There’s an urban legend going around, and I’m guilty of telling this story as if it actually happened to me.
I was in the airport once and got upgraded to first class. When I got to my seat I discovered I was sitting next to Dennis Rodman. Rodman had some crazy hair color and was wearing headphones that were so loud I could hear the music. After we took off, I waited about 30 minutes to get the nerve to say something to him. So I asked him, “What’s with the hair?” He removed his headphones looked at me and said “Everyone’s got a jump shot.” And then he went back to his music.
Urban legend or not, it might be the smartest thing Rodman has ever said. Rodman wasn’t much of a scorer – he was known for his tireless defense and being able to out rebound just about everyone with his energy and effort. And the beauty for Rodman, was that the NBA provided the perfect stage for him to market himself. Rodman was an actor on one of sports greatest theatrical stages.
Think about some of America’s other major sports. Now imagine if Dennis Rodman played football for the NFL. His antics, hair style and tats certainly would have been minimized by a helmet and football pads.What about Major League Baseball? I’m pretty sure Rodman in a ball cap in left field wouldn’t have been as interesting. Nascar, Hockey, same story.
The NBA offers players the ability to showcase not only their talents, but their personalities as well. And while Rodman hasn’t played in the NBA for over a decade, his impact on creating theater within the game still exists.
The NBA is different. Lebron James. Dwyane Wade. Chris Bosh. Kevin Durant. Russell Westbrook. James Harden. James Harden’s beard. If you paid any attention to the NBA Finals or the playoffs, these people are recognizable as old friends. Kevin Durant in tears leaving the floor after losing to the Miami Heat in the 2012 finals, Lebron flipping his headband to a screaming fan with sweat pouring down his face, Miami’s Chris Bosh with muscles flexing in victorious joy. You recognized Harden’s beard on the floor before you knew he was even in the game. Jeez, the NBA even allows armpit hair to get air time.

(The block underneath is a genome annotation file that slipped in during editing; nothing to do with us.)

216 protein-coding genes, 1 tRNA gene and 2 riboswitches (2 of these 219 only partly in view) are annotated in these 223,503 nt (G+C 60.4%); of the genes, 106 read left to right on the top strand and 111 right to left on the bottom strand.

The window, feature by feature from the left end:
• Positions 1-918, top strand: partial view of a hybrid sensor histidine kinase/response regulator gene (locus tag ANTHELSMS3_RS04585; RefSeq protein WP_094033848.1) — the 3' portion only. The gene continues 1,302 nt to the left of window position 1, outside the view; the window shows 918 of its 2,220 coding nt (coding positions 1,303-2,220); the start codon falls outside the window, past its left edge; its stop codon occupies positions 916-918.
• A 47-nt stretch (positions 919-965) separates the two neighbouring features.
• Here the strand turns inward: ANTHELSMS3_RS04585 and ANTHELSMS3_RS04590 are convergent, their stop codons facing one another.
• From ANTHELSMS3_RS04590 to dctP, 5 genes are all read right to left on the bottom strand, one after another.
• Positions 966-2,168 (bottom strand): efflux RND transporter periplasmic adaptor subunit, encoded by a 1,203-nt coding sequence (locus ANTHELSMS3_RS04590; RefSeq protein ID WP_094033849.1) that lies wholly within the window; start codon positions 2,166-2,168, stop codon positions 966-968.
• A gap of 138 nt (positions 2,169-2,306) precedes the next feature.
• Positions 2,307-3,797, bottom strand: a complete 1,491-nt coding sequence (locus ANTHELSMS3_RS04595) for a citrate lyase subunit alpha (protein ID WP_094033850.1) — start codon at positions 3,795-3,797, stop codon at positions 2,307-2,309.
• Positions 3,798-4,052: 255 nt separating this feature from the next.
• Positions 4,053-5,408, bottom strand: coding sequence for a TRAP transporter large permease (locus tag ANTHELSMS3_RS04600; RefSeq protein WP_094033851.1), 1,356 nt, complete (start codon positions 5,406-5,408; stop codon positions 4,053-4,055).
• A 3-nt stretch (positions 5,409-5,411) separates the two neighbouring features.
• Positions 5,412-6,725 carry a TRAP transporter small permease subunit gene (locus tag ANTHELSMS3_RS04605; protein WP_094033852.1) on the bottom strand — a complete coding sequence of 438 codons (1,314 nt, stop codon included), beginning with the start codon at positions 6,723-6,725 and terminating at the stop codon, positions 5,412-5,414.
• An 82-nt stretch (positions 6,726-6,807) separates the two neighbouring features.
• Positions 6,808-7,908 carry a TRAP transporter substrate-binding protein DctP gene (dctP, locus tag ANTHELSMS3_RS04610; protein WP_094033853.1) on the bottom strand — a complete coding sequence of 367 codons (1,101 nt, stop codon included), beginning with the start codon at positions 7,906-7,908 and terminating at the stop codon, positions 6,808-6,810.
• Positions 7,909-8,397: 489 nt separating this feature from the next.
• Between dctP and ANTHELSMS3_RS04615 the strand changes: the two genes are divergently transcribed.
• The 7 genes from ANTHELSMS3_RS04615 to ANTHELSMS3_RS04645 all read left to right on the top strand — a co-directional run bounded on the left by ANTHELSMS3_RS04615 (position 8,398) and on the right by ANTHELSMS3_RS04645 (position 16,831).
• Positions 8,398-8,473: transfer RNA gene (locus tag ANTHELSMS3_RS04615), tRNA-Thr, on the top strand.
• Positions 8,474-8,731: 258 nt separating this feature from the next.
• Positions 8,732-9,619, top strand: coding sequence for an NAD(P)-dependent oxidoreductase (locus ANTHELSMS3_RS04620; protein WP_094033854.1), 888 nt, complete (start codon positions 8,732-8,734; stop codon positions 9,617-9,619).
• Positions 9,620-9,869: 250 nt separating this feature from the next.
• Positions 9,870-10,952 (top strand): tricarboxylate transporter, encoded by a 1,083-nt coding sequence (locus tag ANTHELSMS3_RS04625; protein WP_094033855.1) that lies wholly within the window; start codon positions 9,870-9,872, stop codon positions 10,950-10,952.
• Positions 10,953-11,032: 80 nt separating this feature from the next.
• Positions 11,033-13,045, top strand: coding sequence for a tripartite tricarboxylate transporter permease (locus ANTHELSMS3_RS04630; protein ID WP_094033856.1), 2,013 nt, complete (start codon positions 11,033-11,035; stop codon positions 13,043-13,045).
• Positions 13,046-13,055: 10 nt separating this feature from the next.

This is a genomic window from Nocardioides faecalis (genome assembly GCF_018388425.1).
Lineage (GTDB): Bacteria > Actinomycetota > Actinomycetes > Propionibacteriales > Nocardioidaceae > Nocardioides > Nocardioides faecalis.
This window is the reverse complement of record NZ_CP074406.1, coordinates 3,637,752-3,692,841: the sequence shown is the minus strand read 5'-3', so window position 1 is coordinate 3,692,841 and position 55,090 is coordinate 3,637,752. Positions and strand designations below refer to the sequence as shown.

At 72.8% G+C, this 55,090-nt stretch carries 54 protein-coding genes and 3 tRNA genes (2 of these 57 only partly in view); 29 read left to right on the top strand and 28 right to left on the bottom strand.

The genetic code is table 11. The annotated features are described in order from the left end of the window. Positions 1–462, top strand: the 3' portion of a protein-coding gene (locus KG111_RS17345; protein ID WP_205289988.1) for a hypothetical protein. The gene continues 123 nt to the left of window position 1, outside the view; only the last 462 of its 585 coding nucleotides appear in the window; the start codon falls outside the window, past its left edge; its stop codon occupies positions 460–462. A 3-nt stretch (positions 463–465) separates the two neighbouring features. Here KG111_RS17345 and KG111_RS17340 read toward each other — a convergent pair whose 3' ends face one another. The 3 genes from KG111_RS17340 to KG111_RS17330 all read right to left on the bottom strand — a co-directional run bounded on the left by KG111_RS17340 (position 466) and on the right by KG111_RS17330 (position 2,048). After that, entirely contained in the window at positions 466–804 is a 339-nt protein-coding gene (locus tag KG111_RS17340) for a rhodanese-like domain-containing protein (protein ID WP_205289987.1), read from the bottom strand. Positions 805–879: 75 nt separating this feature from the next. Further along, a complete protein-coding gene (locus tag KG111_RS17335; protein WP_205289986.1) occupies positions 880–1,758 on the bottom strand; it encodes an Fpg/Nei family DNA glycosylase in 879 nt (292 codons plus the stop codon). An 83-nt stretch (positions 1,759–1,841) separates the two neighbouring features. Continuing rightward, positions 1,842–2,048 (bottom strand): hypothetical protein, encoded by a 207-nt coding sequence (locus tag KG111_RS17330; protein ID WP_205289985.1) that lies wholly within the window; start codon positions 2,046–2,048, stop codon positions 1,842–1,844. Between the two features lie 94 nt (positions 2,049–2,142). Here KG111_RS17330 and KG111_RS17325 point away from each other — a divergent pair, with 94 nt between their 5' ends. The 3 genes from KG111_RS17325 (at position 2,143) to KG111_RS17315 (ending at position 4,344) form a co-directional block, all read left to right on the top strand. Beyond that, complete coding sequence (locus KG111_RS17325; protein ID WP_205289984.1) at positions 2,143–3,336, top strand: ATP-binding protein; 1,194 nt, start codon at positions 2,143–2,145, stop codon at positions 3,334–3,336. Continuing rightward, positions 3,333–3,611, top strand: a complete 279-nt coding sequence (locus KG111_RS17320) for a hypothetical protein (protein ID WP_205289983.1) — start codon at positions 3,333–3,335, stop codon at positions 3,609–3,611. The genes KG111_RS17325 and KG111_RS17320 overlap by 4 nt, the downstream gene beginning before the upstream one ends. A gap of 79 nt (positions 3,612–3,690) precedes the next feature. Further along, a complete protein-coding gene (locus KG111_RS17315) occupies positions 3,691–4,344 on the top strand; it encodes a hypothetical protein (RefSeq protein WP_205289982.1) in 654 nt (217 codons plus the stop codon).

The players are right in front of you, unhidden by pads, helmets, their every emotion on display for everyone to see. You know when they are complaining to the refs or when the drop an F-bomb (the sound is muted on tv for about a second). And the interviews of players at half, and at the end of the game make these groups of athletes more recognizable. More familiar. More enjoyable to watch. I’m a sucker for true human drama, and the NBA playoffs deliver that every year.
Maurice Jones-Drew had the most rushing yards in the NFL last year, but if you saw him walking down the street, you wouldn’t know it. The NFL has adorned their football players with helmets and padded their bodies making them look almost robotic. And rightly so, gotta keep these guys safe. But what the NFL sacrifices is theater.
I’ve been reading a great book lately, called “The Experience Economy” by Joe Pine. And while I’m not finished reading through it one constant theme keeps piquing my interest. “In the emerging Experience Economy, any work observed directly by a customer must be recognized as an act of theatre.”
If it wasn’t for the theater that the NBA provides I doubt I’d even pay attention. I prefer the college game to the pro game, but the theater is the hook the NBA has that these other sports often miss. And while the other sports provide theater in a different way, the NBA has sold me through theater.
So what if your product isn’t as great as your competitors? What if that mattered less because of the experience… or the theater you provided them?